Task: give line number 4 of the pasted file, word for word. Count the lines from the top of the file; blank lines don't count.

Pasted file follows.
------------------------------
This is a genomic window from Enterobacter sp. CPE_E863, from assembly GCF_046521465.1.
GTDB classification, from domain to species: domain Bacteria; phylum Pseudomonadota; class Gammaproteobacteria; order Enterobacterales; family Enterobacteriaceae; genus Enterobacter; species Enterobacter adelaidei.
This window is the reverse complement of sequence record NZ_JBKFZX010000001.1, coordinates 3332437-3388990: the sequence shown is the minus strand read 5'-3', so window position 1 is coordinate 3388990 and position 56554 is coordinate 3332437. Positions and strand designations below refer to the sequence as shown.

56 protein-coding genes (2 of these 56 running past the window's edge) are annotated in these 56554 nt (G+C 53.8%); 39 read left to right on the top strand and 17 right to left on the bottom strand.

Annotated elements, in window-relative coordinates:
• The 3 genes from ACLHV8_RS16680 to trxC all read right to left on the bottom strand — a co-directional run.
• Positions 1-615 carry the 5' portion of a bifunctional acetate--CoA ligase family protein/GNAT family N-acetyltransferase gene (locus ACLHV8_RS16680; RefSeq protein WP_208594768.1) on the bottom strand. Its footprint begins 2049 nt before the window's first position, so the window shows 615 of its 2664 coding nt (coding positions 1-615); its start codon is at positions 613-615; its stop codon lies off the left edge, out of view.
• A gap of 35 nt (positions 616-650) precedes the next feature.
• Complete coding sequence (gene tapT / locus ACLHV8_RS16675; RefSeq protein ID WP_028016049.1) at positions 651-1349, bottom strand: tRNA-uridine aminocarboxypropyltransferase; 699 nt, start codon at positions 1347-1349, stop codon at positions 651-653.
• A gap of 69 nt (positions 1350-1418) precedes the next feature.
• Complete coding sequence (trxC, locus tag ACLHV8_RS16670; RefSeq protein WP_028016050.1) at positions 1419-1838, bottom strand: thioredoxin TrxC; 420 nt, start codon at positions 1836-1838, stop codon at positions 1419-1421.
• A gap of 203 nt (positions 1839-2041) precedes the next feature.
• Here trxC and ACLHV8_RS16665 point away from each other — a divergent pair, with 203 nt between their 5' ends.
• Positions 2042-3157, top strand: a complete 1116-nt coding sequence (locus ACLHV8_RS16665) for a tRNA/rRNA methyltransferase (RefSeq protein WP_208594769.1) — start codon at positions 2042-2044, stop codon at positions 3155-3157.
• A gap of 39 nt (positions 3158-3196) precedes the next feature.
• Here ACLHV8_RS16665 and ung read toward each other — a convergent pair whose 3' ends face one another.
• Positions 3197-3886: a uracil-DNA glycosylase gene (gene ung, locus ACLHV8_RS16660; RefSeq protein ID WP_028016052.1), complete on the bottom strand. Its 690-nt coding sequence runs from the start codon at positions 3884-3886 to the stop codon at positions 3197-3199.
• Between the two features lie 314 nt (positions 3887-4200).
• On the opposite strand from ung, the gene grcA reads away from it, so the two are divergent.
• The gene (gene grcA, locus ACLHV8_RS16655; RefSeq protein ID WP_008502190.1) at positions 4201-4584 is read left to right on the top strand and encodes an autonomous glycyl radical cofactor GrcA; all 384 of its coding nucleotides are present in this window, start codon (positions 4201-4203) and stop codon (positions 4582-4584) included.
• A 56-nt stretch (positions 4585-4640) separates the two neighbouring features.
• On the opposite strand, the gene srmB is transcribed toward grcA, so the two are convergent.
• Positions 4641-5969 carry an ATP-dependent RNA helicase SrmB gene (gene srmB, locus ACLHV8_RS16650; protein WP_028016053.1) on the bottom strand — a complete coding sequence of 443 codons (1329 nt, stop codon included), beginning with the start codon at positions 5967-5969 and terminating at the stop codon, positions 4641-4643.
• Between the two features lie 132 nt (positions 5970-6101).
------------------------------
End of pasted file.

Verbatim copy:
56 protein-coding genes (2 of these 56 running past the window's edge) are annotated in these 56554 nt (G+C 53.8%); 39 read left to right on the top strand and 17 right to left on the bottom strand.